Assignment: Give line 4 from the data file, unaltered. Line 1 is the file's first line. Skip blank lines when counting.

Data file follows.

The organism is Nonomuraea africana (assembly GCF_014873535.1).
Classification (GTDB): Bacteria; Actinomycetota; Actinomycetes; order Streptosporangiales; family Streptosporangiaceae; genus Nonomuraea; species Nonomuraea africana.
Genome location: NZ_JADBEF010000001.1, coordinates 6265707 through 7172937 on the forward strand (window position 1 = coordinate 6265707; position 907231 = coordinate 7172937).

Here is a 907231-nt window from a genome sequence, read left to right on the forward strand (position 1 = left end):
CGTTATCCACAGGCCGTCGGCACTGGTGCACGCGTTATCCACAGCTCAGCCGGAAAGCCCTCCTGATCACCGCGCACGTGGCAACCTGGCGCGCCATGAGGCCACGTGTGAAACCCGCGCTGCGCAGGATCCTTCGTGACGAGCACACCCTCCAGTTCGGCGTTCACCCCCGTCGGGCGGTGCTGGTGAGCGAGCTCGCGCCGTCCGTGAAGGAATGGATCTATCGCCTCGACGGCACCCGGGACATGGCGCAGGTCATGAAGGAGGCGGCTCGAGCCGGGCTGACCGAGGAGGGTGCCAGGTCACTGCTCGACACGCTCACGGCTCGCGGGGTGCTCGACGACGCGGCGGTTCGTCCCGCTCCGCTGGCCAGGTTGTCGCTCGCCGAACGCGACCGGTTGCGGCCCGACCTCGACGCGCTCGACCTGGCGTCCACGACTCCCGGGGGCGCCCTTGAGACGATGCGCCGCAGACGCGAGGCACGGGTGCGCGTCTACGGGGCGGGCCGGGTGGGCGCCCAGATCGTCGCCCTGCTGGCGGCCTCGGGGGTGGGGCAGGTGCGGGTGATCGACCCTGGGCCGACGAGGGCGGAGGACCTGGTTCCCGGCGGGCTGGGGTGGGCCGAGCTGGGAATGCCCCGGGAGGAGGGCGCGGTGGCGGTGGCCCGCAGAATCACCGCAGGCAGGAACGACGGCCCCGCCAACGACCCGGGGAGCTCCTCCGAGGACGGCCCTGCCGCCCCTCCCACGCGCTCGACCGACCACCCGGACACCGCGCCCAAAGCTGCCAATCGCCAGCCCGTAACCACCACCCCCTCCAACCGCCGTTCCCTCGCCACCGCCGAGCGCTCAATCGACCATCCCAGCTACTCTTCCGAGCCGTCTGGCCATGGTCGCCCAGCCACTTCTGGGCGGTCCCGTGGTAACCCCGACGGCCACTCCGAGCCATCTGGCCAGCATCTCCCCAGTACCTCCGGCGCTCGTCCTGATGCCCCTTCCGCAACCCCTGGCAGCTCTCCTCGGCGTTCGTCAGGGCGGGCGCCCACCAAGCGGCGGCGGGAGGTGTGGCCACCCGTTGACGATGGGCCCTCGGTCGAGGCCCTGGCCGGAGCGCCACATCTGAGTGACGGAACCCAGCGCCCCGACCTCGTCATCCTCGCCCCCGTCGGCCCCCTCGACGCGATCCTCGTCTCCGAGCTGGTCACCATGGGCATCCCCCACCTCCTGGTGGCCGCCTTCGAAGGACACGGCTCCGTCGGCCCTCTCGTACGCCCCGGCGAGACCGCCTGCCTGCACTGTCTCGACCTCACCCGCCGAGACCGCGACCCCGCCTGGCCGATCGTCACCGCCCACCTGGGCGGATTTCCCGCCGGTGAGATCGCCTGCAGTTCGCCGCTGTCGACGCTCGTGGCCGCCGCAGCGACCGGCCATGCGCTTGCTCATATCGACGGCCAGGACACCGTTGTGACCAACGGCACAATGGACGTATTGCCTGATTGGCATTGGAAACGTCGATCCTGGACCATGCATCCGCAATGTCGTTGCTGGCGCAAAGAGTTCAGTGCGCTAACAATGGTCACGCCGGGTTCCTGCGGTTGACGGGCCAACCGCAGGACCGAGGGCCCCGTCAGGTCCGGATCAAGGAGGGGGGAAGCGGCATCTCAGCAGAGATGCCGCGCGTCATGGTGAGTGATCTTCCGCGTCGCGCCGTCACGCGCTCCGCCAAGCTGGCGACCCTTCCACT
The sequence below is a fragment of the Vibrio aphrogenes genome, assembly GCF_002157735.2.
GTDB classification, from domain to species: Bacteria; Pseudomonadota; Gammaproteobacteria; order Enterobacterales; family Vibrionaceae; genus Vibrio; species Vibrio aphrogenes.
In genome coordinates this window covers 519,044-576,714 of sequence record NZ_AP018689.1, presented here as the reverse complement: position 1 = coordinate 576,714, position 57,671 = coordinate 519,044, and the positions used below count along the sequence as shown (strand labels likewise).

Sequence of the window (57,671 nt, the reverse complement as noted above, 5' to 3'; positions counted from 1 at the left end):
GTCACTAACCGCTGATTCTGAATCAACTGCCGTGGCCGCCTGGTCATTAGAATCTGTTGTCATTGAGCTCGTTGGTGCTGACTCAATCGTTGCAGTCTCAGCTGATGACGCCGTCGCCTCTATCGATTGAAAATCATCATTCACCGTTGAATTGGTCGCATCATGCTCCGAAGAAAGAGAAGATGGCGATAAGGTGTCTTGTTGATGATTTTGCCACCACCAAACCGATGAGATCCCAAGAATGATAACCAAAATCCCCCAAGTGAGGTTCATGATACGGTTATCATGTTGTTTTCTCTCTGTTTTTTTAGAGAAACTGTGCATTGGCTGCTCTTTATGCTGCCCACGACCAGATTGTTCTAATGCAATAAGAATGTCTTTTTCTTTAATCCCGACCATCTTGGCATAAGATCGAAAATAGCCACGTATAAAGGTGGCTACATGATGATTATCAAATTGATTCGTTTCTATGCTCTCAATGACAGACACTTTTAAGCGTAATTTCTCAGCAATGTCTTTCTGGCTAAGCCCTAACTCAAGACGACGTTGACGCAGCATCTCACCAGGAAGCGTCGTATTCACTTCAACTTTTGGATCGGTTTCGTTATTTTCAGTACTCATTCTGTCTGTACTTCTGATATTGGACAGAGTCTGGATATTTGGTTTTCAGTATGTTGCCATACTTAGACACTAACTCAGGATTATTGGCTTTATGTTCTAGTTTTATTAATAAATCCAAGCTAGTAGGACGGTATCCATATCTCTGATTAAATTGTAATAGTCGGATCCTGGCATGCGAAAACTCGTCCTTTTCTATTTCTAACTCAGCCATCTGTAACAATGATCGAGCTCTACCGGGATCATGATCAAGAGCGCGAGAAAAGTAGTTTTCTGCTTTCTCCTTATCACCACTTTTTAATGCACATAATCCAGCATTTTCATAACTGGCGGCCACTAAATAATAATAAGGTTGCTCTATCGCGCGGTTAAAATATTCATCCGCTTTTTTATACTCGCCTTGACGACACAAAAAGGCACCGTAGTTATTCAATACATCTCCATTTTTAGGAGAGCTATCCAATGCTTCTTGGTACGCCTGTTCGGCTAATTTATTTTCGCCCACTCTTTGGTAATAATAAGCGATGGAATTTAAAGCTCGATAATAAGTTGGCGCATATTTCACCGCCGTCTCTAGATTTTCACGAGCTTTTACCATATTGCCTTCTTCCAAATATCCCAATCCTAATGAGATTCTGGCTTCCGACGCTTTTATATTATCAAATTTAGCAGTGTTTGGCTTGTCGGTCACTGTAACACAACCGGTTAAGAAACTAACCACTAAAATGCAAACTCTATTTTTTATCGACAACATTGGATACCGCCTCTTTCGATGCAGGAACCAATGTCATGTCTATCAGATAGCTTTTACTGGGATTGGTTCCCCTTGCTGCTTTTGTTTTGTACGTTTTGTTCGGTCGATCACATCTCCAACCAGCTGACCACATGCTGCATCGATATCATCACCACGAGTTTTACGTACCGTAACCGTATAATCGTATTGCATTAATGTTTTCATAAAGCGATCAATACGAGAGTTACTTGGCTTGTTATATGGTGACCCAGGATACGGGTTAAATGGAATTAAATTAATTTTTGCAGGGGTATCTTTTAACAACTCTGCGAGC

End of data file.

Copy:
Here is a 907231-nt window from a genome sequence, read left to right on the forward strand (position 1 = left end):